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Bank offering discounted loans for green E-bikes

Yann Vaudin has convinced Acleda to offer loans with discounted interest rates to buy his E-bikes. George Nickels
Yann Vaudin has convinced Acleda to offer loans with discounted interest rates to buy his E-bikes. George Nickels

Bank offering discounted loans for green E-bikes

In a first for Acleda Bank – if not Cambodia – Green E-bike, the company that rents out eco-friendly electric and pedal-powered bicycles in Siem Reap, has just partnered up with the institution to offer reduced-interest rate loans on the vehicles in the hope of promoting a more environmentally friendly approach to transport.

The company was founded by Yann Vaudin in 2014, a year after he first came to the Kingdom on holiday.

“When I visited the temples by normal bike, it was really exhausting and dangerous for people: hot and far!” he recalled.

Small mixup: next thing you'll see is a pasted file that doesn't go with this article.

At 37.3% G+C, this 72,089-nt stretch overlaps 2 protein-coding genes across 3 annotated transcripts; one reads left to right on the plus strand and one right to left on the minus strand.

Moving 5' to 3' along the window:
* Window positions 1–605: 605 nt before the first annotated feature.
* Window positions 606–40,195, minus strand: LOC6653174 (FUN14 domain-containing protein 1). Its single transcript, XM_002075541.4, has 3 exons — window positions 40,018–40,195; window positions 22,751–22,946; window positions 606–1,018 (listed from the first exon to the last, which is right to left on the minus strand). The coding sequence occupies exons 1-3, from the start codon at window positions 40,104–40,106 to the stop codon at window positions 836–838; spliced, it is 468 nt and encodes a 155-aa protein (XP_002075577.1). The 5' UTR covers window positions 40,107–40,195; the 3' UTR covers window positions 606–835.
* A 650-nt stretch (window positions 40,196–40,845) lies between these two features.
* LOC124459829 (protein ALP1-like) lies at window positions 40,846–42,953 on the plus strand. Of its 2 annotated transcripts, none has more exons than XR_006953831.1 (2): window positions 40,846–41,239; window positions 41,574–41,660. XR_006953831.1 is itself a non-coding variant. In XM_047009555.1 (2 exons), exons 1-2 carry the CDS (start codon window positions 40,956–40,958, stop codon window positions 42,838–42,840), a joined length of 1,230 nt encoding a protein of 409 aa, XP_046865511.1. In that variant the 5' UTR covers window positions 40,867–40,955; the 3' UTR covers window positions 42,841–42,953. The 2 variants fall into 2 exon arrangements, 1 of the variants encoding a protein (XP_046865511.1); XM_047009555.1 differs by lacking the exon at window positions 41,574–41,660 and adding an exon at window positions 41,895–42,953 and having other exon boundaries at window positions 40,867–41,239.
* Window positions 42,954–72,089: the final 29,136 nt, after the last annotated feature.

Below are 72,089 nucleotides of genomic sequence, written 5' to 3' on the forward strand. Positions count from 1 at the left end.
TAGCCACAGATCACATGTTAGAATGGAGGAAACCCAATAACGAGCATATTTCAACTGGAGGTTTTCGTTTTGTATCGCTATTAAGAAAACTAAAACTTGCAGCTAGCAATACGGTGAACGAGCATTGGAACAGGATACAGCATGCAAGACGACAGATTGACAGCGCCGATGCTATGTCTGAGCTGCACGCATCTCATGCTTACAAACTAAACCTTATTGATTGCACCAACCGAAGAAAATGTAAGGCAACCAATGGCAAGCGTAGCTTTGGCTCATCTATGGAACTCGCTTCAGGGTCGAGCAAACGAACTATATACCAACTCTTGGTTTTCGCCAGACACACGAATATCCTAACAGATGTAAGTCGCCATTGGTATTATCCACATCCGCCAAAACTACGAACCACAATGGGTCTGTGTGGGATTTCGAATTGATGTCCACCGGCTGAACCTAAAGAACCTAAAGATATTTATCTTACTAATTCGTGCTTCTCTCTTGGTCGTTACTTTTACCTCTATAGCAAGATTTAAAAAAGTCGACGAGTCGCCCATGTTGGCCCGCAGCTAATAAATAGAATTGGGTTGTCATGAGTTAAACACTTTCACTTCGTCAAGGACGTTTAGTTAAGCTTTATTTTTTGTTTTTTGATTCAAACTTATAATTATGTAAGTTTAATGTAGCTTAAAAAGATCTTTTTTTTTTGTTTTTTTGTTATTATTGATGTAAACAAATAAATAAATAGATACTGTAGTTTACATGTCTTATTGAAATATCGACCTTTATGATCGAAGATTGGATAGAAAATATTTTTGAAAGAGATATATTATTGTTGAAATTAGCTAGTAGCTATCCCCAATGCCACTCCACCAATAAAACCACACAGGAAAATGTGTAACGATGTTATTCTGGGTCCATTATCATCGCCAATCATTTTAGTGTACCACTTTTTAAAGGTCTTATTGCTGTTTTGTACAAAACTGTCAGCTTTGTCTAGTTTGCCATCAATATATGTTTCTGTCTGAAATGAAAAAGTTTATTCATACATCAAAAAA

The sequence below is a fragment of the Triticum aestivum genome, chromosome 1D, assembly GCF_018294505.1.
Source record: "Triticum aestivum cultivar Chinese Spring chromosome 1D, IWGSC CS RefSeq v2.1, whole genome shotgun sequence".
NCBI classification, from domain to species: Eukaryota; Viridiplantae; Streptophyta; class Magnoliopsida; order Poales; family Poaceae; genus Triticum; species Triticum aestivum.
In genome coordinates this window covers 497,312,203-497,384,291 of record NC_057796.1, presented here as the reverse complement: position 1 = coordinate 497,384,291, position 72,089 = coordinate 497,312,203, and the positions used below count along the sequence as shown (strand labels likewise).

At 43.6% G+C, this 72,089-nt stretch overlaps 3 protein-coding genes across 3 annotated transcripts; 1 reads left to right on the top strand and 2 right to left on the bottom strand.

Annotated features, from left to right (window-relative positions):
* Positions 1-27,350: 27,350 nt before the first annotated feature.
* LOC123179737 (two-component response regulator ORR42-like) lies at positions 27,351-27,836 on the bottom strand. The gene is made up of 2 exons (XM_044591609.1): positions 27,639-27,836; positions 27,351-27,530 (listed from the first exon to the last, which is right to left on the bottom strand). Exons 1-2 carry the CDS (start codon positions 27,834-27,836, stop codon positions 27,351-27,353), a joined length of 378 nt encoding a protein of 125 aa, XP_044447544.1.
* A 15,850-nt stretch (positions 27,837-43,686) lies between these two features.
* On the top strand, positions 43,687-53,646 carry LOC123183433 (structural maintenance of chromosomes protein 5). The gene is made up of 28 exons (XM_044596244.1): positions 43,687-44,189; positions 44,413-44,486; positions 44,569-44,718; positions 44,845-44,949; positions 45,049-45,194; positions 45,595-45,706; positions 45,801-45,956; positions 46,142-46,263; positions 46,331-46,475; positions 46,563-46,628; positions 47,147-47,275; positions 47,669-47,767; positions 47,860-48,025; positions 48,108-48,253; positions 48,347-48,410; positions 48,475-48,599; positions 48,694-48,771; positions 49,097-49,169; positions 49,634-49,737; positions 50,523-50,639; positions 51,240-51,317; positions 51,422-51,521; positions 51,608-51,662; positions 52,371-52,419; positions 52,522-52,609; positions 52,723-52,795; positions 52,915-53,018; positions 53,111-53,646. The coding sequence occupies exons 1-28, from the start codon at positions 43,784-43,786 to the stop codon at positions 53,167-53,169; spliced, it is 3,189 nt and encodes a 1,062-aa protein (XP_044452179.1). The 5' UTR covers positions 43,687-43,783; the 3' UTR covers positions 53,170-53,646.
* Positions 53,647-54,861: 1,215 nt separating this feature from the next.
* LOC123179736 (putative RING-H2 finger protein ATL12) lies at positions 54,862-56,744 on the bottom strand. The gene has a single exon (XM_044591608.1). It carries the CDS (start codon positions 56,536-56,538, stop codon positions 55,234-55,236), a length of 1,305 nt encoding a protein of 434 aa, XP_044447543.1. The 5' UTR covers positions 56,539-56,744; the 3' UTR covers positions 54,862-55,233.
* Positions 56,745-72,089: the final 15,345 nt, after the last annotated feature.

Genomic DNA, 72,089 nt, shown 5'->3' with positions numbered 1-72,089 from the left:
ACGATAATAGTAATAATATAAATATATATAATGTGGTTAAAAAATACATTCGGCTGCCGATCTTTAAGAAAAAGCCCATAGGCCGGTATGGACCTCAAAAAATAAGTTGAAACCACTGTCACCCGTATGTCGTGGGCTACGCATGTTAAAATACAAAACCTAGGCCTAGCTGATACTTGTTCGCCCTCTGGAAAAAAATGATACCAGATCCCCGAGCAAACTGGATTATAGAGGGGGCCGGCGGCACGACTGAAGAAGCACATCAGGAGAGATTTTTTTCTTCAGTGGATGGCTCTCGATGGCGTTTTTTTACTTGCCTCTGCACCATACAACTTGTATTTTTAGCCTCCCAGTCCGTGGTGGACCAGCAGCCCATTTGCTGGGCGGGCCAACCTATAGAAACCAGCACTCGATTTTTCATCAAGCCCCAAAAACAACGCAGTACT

He was inspired by the visit, and the green bikes he rents out to tourists are becoming more common on Siem Reap’s streets. Now he’s hoping to reach a much wider audience than temple-touring travellers and, in the process, promote a message of environmental awareness.

Three months ago, he wrote to Acleda Bank with his idea for reducing the interest for loans on E-bikes and, he said, they jumped on board immediately. “It is a victory for me . . . and a first in Cambodia,” said Vaudin.

So Phonnary, Acleda’s executive vice president and group chief operations officer, said: “This is the first time that we have created a loan like this . . . we have to start to protect the environment, so when he wrote to us, we agreed that it was a good idea and sent him the offer letter.”

“It also helps to meet our customers’ expectations, who are thinking more about the environment.”

Made in China, but designed to European specifications, Vaudin says the green bikes are power-assisted by rechargeable lead acid or lithium batteries, with motors that can run at 500 to 1,200 watts. According to Vaudin, it costs as little as $2 per month to power them, which is done by removing the battery and plugging it into a socket. A full battery has a range of up to 65km.

Vaudin also hopes that hotels and tour operators will jump on the back of his green bike plan. “They can make a profit, and market themselves as green,” he said.

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